Tequila Works – Deep Silver – PS4 (version played), Xbox One & PC – 1 Player
Joining the long list of previous generation re-releases, comes Deadlight: Director’s Cut. It’s a sidescrolling platformer, with a dingy atmosphere, in a post zombie apocalypse Seattle. Things start out quite promising with the tutorials running in tandem with gameplay, so as not to get in the way of the action. It’s quite frantic with you basically legging it from zombies, trying to find your group, with whom you’ve been separated.
In terms of design, at first glance you’d be forgiven for thinking it’s similar to Shadow Complex, as the character models and environments are not too different. That however, is where similarities end. Aesthetically, it’s a world in chaos. Wrecked buildings, festering corpses, explosions happening in the background as humans are not only at war with the undead, but themselves. It’s visually dark, more so than watching the last two Harry Potter films with your eyes closed. There were times when certain pickups weren’t apparent, exits, ledges and even bad guys. It may be intentional, but actually being able to see what you’re doing does help when it comes to playing videogames. You can adjust the brightness settings, but even then it doesn’t always help. The level design is very linear, and pretty repetitive, and there’s a lot of trial and error, too. There’s a lot of jumping from one window/roof top/platform to another, or getting caught up in zombie hordes, where you have no choice but to die so you learn from your mistakes. This really breaks up the flow of gameplay and can become quite annoying. There aren’t many weapons in the game, as you progress, as is law in most games, you get better more powerful weapons, but they are few and far between. You’ll mostly be using an axe, which can be quite a devastating weapon, but it soon depletes your stamina gauge and leaves you vulnerable to attack. The stamina gauge can be an irritating bastard, especially when under threat from a horde and you’ve got no ammo left. Between levels and chapters, the story is filled in with cut scenes, which are presented in the ‘motion comic’ style, ie still frames with the odd bit of animation in with a voice over, which isn’t anything to write home about, but switches up the art style here and there.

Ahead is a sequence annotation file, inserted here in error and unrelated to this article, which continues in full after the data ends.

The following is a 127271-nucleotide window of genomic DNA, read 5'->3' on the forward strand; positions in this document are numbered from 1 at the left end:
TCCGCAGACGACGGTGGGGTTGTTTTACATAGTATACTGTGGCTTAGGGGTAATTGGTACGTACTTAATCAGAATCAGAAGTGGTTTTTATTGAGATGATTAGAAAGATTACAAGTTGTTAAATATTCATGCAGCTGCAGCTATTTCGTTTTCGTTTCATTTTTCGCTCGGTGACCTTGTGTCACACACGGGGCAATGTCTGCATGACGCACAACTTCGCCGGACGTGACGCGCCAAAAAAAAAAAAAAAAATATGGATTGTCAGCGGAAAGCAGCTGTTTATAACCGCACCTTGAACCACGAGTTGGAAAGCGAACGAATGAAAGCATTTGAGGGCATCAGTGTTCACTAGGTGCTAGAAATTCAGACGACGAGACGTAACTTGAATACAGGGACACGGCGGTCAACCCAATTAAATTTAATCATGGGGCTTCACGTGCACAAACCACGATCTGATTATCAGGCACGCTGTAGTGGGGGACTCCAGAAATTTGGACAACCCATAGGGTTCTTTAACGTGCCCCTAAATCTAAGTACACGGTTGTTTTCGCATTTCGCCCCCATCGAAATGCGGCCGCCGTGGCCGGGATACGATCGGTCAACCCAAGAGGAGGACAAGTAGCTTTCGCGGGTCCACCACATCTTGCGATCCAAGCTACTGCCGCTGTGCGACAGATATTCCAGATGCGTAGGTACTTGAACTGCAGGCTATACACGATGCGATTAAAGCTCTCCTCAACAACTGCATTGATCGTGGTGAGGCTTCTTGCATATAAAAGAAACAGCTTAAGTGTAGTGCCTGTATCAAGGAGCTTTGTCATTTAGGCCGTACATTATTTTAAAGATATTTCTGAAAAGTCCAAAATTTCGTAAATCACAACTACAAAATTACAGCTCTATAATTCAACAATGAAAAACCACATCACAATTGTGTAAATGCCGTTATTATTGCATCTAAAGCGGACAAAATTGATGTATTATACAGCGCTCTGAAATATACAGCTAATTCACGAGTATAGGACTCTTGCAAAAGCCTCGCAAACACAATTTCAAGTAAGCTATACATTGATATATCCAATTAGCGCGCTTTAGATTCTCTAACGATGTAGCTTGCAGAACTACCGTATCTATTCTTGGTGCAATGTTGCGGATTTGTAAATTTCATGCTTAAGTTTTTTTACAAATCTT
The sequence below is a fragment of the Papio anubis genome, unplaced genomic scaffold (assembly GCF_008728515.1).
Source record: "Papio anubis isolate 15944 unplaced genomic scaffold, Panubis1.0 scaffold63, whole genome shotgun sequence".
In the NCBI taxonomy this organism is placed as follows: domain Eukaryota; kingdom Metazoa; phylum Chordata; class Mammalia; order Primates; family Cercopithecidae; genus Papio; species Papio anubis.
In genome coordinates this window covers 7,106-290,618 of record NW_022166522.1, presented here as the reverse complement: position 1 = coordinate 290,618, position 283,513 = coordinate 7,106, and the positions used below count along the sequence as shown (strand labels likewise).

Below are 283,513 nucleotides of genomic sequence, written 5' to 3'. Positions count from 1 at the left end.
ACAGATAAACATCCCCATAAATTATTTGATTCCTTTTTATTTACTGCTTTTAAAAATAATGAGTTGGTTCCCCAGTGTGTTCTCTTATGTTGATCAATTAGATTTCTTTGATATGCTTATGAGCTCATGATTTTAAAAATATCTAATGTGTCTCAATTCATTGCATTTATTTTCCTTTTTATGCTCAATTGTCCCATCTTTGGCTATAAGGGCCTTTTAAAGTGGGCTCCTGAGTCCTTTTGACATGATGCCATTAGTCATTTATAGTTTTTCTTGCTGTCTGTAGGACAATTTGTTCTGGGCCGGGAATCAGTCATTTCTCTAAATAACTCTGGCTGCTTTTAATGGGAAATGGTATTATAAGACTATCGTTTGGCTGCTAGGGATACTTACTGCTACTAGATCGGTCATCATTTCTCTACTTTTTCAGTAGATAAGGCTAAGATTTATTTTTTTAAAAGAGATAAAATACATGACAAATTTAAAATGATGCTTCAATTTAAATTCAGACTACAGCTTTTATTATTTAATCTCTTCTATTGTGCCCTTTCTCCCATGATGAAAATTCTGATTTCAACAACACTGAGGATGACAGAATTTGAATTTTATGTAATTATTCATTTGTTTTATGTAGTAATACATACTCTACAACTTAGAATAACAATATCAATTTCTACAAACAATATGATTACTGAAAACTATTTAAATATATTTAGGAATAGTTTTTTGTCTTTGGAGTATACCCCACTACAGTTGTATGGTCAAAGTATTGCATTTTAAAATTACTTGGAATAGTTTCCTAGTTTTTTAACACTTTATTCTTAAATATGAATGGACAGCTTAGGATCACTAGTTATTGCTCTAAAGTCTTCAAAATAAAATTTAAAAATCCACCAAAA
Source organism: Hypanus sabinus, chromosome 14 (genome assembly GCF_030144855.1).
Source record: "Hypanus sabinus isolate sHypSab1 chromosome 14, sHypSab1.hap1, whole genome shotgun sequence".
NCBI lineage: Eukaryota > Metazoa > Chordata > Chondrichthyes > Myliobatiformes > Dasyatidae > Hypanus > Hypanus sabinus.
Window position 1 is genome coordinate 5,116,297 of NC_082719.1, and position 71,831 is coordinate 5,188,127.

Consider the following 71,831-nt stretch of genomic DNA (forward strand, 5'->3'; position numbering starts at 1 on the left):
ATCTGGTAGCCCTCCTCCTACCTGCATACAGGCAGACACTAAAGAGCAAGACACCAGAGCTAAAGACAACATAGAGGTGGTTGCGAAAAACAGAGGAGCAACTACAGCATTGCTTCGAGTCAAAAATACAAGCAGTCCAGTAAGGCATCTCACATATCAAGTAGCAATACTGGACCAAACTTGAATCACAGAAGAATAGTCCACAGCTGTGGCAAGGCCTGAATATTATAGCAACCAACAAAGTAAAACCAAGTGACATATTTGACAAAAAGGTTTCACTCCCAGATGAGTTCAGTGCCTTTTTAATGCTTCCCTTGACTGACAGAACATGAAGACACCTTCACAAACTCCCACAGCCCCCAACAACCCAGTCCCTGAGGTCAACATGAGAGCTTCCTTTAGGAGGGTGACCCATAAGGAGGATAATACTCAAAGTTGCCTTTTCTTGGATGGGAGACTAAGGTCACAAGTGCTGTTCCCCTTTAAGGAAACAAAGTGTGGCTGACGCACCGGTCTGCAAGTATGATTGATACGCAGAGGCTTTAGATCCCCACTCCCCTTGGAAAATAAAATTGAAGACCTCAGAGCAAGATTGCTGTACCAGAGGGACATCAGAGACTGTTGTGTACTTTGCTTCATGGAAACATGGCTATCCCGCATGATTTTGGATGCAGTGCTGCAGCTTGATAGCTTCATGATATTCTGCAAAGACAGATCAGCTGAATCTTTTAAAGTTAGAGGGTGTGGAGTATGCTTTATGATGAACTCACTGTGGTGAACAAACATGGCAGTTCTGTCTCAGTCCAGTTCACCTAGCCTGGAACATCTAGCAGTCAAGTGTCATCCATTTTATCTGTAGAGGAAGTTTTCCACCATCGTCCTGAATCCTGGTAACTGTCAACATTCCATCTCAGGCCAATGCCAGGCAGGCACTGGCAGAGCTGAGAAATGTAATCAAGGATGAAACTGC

In addition to the story mode, there’s survival, which is basically survive as long as possible before you eventually get mauled by the undead. There’s also a few mini game pickups to be found, as well as developer diaries and other featurettes being available too. These don’t compensate for the poor main story however. For all of Deadlight’s positives there’s two negatives. The bleak apocalyptic setting and fun platform gameplay is hampered by some shoddy chapters (Ratman, I’m looking at you), and an awful lot of trial and error, as well as ridiculously poor visibility in some sections. What starts off as an interesting twist on the usual zombie apocalypse game, soon descends into a frustrating and monotonous chore. And considering the length of the game, it makes it that little bit worse.